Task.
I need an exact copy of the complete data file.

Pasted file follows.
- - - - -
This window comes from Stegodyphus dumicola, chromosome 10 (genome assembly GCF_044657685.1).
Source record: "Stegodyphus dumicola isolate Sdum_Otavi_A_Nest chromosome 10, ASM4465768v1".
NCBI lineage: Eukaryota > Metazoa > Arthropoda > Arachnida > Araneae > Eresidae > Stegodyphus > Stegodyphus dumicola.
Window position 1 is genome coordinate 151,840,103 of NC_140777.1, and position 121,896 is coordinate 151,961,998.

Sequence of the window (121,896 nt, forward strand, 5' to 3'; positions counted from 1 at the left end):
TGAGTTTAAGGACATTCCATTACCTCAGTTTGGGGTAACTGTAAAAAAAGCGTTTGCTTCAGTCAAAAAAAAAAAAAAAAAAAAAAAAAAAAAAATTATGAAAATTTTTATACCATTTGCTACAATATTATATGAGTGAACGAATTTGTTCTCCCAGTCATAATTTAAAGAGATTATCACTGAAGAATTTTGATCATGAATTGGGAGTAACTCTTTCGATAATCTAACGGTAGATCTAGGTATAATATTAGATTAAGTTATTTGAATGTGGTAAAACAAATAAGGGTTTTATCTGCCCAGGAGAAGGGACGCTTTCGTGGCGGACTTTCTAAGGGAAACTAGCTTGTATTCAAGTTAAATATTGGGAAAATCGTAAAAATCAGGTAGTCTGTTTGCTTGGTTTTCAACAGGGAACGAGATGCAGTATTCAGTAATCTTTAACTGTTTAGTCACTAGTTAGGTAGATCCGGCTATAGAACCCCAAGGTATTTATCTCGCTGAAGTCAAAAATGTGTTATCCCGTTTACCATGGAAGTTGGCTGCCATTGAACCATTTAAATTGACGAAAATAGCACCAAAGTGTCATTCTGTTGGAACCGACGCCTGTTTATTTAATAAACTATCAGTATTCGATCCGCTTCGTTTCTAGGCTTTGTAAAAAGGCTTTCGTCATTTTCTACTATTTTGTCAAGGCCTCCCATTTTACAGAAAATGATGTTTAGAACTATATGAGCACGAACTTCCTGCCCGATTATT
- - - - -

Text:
This window comes from Stegodyphus dumicola, chromosome 10 (genome assembly GCF_044657685.1).
Source record: "Stegodyphus dumicola isolate Sdum_Otavi_A_Nest chromosome 10, ASM4465768v1".
NCBI lineage: Eukaryota > Metazoa > Arthropoda > Arachnida > Araneae > Eresidae > Stegodyphus > Stegodyphus dumicola.
Window position 1 is genome coordinate 151,840,103 of NC_140777.1, and position 121,896 is coordinate 151,961,998.

Sequence of the window (121,896 nt, forward strand, 5' to 3'; positions counted from 1 at the left end):
TGAGTTTAAGGACATTCCATTACCTCAGTTTGGGGTAACTGTAAAAAAAGCGTTTGCTTCAGTCAAAAAAAAAAAAAAAAAAAAAAAAAAAAAAATTATGAAAATTTTTATACCATTTGCTACAATATTATATGAGTGAACGAATTTGTTCTCCCAGTCATAATTTAAAGAGATTATCACTGAAGAATTTTGATCATGAATTGGGAGTAACTCTTTCGATAATCTAACGGTAGATCTAGGTATAATATTAGATTAAGTTATTTGAATGTGGTAAAACAAATAAGGGTTTTATCTGCCCAGGAGAAGGGACGCTTTCGTGGCGGACTTTCTAAGGGAAACTAGCTTGTATTCAAGTTAAATATTGGGAAAATCGTAAAAATCAGGTAGTCTGTTTGCTTGGTTTTCAACAGGGAACGAGATGCAGTATTCAGTAATCTTTAACTGTTTAGTCACTAGTTAGGTAGATCCGGCTATAGAACCCCAAGGTATTTATCTCGCTGAAGTCAAAAATGTGTTATCCCGTTTACCATGGAAGTTGGCTGCCATTGAACCATTTAAATTGACGAAAATAGCACCAAAGTGTCATTCTGTTGGAACCGACGCCTGTTTATTTAATAAACTATCAGTATTCGATCCGCTTCGTTTCTAGGCTTTGTAAAAAGGCTTTCGTCATTTTCTACTATTTTGTCAAGGCCTCCCATTTTACAGAAAATGATGTTTAGAACTATATGAGCACGAACTTCCTGCCCGATTATT